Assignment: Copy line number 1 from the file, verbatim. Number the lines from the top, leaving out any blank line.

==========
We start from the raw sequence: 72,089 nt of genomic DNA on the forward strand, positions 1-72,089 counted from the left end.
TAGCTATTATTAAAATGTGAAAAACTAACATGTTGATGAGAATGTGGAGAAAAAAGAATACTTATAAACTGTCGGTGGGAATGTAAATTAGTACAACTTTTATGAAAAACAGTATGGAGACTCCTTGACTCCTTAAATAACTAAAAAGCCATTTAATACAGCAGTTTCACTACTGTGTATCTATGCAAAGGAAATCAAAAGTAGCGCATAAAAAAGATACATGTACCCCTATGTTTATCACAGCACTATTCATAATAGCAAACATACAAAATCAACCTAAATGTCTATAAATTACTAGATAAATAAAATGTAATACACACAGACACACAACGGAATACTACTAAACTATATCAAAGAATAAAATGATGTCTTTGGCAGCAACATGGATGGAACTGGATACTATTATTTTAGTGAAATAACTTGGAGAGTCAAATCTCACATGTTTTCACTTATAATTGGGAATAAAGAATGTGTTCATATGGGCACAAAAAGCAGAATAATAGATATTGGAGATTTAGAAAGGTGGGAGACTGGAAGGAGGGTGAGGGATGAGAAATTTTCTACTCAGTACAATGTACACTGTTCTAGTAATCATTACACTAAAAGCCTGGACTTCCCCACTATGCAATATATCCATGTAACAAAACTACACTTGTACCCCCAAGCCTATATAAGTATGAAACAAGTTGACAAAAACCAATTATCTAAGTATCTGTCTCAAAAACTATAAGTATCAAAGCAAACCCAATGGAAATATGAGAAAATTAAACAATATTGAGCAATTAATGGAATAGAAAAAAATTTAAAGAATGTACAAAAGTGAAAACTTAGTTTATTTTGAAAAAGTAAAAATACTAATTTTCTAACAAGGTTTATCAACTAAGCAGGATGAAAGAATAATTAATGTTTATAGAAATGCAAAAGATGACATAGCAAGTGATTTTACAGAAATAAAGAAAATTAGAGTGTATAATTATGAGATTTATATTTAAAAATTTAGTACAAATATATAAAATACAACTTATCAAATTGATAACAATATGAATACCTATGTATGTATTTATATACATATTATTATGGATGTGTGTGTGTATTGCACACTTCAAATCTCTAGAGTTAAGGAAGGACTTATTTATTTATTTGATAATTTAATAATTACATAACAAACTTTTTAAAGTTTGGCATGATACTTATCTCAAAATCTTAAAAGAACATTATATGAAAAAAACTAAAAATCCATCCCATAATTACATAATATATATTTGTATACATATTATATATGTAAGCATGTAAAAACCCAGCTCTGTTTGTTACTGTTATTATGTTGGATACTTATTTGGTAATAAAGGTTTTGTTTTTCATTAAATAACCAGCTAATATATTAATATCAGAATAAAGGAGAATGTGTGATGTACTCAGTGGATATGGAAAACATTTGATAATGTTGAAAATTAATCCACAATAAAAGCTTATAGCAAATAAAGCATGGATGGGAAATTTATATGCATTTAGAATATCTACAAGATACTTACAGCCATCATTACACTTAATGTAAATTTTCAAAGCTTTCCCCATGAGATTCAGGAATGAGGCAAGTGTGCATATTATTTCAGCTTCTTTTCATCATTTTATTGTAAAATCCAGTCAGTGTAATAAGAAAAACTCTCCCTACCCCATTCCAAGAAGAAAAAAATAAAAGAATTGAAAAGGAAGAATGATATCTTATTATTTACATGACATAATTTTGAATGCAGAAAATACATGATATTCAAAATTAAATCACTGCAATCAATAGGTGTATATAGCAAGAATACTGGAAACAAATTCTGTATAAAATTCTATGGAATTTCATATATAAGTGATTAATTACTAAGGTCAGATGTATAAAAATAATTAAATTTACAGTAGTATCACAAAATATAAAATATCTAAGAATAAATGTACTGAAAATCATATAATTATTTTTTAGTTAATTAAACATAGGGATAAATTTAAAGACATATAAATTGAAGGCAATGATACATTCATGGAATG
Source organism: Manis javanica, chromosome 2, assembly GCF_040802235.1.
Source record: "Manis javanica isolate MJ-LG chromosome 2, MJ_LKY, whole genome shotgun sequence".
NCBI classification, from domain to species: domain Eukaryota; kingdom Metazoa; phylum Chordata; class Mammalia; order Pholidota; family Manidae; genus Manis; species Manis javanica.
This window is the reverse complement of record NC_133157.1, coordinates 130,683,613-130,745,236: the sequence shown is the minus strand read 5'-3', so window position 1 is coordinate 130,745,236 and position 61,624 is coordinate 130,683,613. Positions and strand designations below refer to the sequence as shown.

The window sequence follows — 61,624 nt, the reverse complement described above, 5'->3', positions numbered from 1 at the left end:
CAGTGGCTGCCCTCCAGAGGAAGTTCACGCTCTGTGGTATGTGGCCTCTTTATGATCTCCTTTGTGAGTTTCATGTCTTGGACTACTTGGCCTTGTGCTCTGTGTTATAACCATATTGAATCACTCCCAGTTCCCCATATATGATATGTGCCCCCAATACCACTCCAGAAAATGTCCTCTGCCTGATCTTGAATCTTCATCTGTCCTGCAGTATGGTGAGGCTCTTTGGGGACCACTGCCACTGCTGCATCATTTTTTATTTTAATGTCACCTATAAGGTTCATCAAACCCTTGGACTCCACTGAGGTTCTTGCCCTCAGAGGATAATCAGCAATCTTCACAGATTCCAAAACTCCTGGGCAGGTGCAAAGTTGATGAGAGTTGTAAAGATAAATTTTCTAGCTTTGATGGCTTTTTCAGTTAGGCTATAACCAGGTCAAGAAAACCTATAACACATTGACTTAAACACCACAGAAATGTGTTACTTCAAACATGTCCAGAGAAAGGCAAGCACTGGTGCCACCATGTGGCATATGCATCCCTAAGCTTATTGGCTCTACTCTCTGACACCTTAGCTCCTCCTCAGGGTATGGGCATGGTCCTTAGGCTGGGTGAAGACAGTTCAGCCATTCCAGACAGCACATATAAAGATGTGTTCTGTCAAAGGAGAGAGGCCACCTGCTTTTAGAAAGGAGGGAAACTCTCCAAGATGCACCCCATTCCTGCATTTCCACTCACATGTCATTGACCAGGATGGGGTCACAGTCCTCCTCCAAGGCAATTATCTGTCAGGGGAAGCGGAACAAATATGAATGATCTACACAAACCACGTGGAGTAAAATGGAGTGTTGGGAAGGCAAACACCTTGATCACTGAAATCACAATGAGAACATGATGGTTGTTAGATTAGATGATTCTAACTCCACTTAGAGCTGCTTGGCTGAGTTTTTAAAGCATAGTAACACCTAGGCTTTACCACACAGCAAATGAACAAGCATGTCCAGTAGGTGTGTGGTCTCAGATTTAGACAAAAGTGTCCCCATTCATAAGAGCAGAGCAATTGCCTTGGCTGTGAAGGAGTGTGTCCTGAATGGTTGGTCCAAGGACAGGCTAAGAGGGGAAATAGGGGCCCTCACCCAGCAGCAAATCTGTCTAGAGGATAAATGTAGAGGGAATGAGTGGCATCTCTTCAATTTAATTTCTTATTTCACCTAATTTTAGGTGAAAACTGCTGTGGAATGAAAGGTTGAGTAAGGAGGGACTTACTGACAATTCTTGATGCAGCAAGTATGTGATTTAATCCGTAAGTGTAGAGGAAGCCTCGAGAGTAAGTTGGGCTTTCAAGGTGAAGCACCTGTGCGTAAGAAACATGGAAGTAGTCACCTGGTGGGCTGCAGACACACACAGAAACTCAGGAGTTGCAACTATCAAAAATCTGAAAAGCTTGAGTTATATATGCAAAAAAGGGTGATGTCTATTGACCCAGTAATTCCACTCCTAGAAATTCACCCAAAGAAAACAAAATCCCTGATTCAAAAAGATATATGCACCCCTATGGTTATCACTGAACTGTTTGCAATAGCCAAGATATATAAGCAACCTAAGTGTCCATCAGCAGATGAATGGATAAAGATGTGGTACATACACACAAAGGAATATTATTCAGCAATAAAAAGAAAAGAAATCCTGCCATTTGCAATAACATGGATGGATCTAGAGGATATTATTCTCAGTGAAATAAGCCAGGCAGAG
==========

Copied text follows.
We start from the raw sequence: 72,089 nt of genomic DNA on the forward strand, positions 1-72,089 counted from the left end.